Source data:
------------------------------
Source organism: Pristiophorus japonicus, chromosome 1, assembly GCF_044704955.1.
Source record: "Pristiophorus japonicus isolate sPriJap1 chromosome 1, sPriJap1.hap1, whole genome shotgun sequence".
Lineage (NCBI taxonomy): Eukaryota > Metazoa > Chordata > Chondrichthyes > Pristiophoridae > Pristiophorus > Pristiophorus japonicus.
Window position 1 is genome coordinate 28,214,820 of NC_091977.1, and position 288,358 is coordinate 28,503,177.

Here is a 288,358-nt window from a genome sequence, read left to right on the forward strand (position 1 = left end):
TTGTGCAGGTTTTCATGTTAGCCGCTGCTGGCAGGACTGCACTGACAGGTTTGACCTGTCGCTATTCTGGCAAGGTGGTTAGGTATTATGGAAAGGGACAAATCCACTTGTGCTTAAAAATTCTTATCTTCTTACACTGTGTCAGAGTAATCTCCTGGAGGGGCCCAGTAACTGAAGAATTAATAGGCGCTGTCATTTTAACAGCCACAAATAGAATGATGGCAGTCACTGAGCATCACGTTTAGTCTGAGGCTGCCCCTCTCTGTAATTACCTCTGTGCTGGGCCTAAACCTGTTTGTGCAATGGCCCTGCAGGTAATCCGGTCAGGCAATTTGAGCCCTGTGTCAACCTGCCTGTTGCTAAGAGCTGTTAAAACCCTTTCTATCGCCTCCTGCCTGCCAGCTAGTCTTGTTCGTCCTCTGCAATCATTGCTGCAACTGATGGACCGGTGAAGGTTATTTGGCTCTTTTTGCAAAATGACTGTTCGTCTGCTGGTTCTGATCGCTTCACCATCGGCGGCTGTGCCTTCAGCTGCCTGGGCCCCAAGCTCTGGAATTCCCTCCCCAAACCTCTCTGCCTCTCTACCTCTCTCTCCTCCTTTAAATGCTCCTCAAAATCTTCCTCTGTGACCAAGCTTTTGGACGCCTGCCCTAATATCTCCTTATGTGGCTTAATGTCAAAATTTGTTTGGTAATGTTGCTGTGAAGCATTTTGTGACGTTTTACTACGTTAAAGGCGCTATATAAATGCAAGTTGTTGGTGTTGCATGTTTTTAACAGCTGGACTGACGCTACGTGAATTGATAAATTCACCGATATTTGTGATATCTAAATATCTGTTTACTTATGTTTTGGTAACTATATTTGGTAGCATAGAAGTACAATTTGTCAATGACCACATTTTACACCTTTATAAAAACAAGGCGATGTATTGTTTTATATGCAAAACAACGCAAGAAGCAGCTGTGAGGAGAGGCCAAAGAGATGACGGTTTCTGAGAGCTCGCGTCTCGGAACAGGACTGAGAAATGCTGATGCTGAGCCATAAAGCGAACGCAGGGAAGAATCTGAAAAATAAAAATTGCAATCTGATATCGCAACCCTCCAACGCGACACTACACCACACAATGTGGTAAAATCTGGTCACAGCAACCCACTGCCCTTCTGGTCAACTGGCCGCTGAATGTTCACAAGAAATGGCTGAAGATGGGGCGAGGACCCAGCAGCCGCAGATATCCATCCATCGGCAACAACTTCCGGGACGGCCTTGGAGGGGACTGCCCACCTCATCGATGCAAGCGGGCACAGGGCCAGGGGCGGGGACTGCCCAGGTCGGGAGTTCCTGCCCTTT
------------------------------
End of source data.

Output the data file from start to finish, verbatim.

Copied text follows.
Source organism: Pristiophorus japonicus, chromosome 1, assembly GCF_044704955.1.
Source record: "Pristiophorus japonicus isolate sPriJap1 chromosome 1, sPriJap1.hap1, whole genome shotgun sequence".
Lineage (NCBI taxonomy): Eukaryota > Metazoa > Chordata > Chondrichthyes > Pristiophoridae > Pristiophorus > Pristiophorus japonicus.
Window position 1 is genome coordinate 28,214,820 of NC_091977.1, and position 288,358 is coordinate 28,503,177.

Here is a 288,358-nt window from a genome sequence, read left to right on the forward strand (position 1 = left end):
TTGTGCAGGTTTTCATGTTAGCCGCTGCTGGCAGGACTGCACTGACAGGTTTGACCTGTCGCTATTCTGGCAAGGTGGTTAGGTATTATGGAAAGGGACAAATCCACTTGTGCTTAAAAATTCTTATCTTCTTACACTGTGTCAGAGTAATCTCCTGGAGGGGCCCAGTAACTGAAGAATTAATAGGCGCTGTCATTTTAACAGCCACAAATAGAATGATGGCAGTCACTGAGCATCACGTTTAGTCTGAGGCTGCCCCTCTCTGTAATTACCTCTGTGCTGGGCCTAAACCTGTTTGTGCAATGGCCCTGCAGGTAATCCGGTCAGGCAATTTGAGCCCTGTGTCAACCTGCCTGTTGCTAAGAGCTGTTAAAACCCTTTCTATCGCCTCCTGCCTGCCAGCTAGTCTTGTTCGTCCTCTGCAATCATTGCTGCAACTGATGGACCGGTGAAGGTTATTTGGCTCTTTTTGCAAAATGACTGTTCGTCTGCTGGTTCTGATCGCTTCACCATCGGCGGCTGTGCCTTCAGCTGCCTGGGCCCCAAGCTCTGGAATTCCCTCCCCAAACCTCTCTGCCTCTCTACCTCTCTCTCCTCCTTTAAATGCTCCTCAAAATCTTCCTCTGTGACCAAGCTTTTGGACGCCTGCCCTAATATCTCCTTATGTGGCTTAATGTCAAAATTTGTTTGGTAATGTTGCTGTGAAGCATTTTGTGACGTTTTACTACGTTAAAGGCGCTATATAAATGCAAGTTGTTGGTGTTGCATGTTTTTAACAGCTGGACTGACGCTACGTGAATTGATAAATTCACCGATATTTGTGATATCTAAATATCTGTTTACTTATGTTTTGGTAACTATATTTGGTAGCATAGAAGTACAATTTGTCAATGACCACATTTTACACCTTTATAAAAACAAGGCGATGTATTGTTTTATATGCAAAACAACGCAAGAAGCAGCTGTGAGGAGAGGCCAAAGAGATGACGGTTTCTGAGAGCTCGCGTCTCGGAACAGGACTGAGAAATGCTGATGCTGAGCCATAAAGCGAACGCAGGGAAGAATCTGAAAAATAAAAATTGCAATCTGATATCGCAACCCTCCAACGCGACACTACACCACACAATGTGGTAAAATCTGGTCACAGCAACCCACTGCCCTTCTGGTCAACTGGCCGCTGAATGTTCACAAGAAATGGCTGAAGATGGGGCGAGGACCCAGCAGCCGCAGATATCCATCCATCGGCAACAACTTCCGGGACGGCCTTGGAGGGGACTGCCCACCTCATCGATGCAAGCGGGCACAGGGCCAGGGGCGGGGACTGCCCAGGTCGGGAGTTCCTGCCCTTT